“It’s in Area C, and that means that it’s a rare place that’s accessible for people with Israeli citizenship to meet Palestinians,” added Sumka, who recently organized a conference call with the Nassar family and 30 Encounter alumni — many of them rabbis and lay leaders in the American Jewish community.

Independent of Encounter, Sumka is organizing a delegation of Jews to come to the site to do a tree-replanting mission. It is planned for next February, the planting season. “I want to let the Nassar family know that the Israeli government’s bulldozers don’t represent my Jewish values,” she explained.

Daoud Nassar said in a phone interview yesterday that he was surprised to hear that the IDF now argues that the appeal against the tree uprooting was somehow not legitimate.

“We appealed on May 12, and that appeal was stamped by the authorities. The lawyer has the documents to prove that. The question is why this happened, after we appealed, which according to the law is not right,” Nasser told Haaretz. “For us, this is about justice. We’re trying to do everything legally. The Supreme Court decided in 2006 that we are able to re-register our land here according to Israeli law, but the authorities are always postponing this process, until today. We keep investing our frustrations in a positive way, and are trying to do something hopeful.”

Skip Schiel to bring his Palestine-Israel photo shows to NW Ohio March 22-25

Skip Schiel FB photoProject Peace is pleased to host Boston-area photographer Skip Schiel as he visits Northwest Ohio March 22-25.  As a photographer, writer, and political activist, Skip’s main emphasis since 2003 has been on the troubles in Palestine and Israel.

Skip Schiel’s Northwest Ohio appearances

Bethlehem the Holy, the Struggle for an Ancient City
Fostoria: Sat., March 22, 7:00 pm,
Hope Lutheran Church, 151 W. Center St., Fostoria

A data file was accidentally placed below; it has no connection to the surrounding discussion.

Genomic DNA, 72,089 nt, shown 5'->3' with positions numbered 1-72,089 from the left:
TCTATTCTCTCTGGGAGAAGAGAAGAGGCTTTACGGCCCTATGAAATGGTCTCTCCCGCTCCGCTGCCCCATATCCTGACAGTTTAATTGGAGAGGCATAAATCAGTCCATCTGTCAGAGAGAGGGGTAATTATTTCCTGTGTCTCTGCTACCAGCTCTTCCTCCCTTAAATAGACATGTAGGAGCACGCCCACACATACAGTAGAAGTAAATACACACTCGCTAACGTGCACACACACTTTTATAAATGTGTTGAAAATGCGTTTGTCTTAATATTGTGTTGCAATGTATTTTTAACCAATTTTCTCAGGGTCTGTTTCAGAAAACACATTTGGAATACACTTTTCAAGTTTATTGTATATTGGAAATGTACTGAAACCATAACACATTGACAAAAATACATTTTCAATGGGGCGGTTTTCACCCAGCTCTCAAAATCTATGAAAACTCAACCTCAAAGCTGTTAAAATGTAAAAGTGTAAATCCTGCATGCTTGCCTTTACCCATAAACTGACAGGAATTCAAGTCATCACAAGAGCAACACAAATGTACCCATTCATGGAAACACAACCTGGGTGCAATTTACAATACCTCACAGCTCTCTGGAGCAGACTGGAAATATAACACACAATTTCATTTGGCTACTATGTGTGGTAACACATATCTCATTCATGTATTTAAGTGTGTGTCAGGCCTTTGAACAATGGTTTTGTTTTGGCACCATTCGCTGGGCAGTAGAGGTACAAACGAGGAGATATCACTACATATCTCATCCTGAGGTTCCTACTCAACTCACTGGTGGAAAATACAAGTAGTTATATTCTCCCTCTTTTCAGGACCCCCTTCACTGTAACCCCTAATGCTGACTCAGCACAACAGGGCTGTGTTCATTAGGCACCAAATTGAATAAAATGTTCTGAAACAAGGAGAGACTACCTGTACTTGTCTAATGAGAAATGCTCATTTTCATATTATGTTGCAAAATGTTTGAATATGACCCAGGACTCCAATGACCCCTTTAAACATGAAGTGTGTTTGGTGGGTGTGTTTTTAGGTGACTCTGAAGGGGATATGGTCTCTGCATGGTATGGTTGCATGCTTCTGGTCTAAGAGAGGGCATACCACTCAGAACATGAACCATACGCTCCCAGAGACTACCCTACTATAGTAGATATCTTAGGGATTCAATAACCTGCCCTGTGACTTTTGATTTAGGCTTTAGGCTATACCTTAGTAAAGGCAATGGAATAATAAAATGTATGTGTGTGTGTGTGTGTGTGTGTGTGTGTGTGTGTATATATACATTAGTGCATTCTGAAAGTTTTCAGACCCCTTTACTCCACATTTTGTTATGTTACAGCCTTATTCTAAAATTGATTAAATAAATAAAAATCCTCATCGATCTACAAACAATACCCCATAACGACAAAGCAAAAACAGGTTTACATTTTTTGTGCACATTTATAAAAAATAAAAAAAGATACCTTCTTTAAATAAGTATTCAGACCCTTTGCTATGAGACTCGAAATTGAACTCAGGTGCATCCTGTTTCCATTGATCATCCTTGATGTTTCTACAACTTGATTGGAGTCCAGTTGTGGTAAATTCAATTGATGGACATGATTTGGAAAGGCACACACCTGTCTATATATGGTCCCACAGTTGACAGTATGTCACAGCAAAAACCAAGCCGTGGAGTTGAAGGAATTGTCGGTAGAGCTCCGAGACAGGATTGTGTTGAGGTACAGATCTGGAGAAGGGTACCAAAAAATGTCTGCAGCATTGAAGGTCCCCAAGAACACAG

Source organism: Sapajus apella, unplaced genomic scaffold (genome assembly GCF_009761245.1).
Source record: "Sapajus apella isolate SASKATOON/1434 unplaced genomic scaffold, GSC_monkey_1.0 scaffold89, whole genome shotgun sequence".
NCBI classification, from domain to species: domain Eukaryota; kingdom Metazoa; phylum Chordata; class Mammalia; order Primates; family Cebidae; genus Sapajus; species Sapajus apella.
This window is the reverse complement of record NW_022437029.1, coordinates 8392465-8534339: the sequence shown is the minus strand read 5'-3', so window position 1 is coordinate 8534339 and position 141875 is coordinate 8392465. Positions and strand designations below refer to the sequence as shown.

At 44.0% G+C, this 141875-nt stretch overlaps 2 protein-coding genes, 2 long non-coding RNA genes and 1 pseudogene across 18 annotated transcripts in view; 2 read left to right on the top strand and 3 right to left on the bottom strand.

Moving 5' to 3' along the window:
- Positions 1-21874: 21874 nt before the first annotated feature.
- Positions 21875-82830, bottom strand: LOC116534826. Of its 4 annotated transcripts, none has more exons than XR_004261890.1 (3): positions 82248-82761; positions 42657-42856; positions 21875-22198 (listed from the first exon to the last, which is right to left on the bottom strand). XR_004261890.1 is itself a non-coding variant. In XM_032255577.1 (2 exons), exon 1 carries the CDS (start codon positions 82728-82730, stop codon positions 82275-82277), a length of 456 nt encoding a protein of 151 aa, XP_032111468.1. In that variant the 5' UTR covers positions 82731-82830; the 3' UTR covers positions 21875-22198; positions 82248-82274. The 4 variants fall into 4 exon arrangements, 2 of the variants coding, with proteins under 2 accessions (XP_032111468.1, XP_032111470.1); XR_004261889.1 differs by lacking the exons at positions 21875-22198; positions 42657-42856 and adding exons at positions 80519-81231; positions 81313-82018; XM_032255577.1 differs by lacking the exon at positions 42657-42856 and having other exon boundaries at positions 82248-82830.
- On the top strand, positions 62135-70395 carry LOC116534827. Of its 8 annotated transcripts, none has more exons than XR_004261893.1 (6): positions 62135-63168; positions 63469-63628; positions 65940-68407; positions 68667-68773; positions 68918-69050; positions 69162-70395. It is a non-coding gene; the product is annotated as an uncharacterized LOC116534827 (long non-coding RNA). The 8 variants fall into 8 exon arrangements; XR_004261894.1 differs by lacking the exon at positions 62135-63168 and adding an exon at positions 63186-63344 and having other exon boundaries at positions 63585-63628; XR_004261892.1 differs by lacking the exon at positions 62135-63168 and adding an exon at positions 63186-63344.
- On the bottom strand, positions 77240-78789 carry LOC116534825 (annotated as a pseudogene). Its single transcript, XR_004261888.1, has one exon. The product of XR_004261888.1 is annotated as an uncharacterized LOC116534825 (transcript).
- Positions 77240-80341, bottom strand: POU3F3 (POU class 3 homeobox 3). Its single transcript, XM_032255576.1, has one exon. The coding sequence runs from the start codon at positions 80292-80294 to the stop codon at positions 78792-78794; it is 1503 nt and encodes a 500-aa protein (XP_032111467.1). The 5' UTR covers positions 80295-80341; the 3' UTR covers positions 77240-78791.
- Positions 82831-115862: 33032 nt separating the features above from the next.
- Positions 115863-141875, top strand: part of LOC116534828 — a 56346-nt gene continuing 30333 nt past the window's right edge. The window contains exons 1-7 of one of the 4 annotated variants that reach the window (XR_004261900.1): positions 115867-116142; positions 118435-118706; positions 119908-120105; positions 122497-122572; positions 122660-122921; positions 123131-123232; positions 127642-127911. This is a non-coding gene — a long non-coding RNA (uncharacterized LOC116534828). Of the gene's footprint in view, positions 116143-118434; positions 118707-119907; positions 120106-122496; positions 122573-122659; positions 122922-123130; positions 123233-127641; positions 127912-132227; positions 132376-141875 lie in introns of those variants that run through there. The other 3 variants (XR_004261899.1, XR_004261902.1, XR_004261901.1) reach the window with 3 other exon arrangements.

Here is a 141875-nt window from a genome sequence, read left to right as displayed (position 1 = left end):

Eyewitness Gaza
Toledo: Sun. March 23, 1:00 pm
University of Toledo Student Union, Rm. 2591
Sponsored by UT’s Center for Nonviolence and Democratic Education, Judith Herb College of Education, and Northwest Ohio Peace Coalition

Eyewitness Gaza
Fremont: Mon., March 24, 6:30 pm
Birchard Public Library, 423 Croghan St., Fremont
Sponsored by People for Peace & Justice Sandusky County

Eyewitness Gaza
Tiffin: Tues., March 25, 11:00 am
Heidelberg University, Gundlach Theater

Skip will also be presenting for two classes at Tiffin University on March 24.

For further information, contact josiesetzler at gmail.com

Bethlehem

Photo caption: The wall around Bethlehem

Visit Israel/Palestine with Project Peace

Project Peace will be leading a delegation to the West Bank from May 5-15, staying first in Jerusalem to explore and interview Peace Activists: both Jewish and Palestinian. From there we’ll travel to Bethlehem, stay with Palestinian families, explore the area, study the WALL, interview organizations trying to deal with the Occupation, and then travel to Hebron where we’ll stay with the Christian Peacemakers while interviewing, visiting with Palestinians, hopefully meeting the settlers and the soldiers. I’m hoping to be able to travel right up to the border of Gaza also and visit the Jewish city affected by the quassam rockets. From there it’s back to Jerusalem or Bil’in, the little town resisting the Occupation and the Wall being built on their land. From there it’s HOME. I hope you’ll each consider the possibility of making this journey. The price will be between 2500-2800 dollars including air fare, and all accommodations, tips, etc. Much peace to each of you. Paulette

ImageLast year’s delegation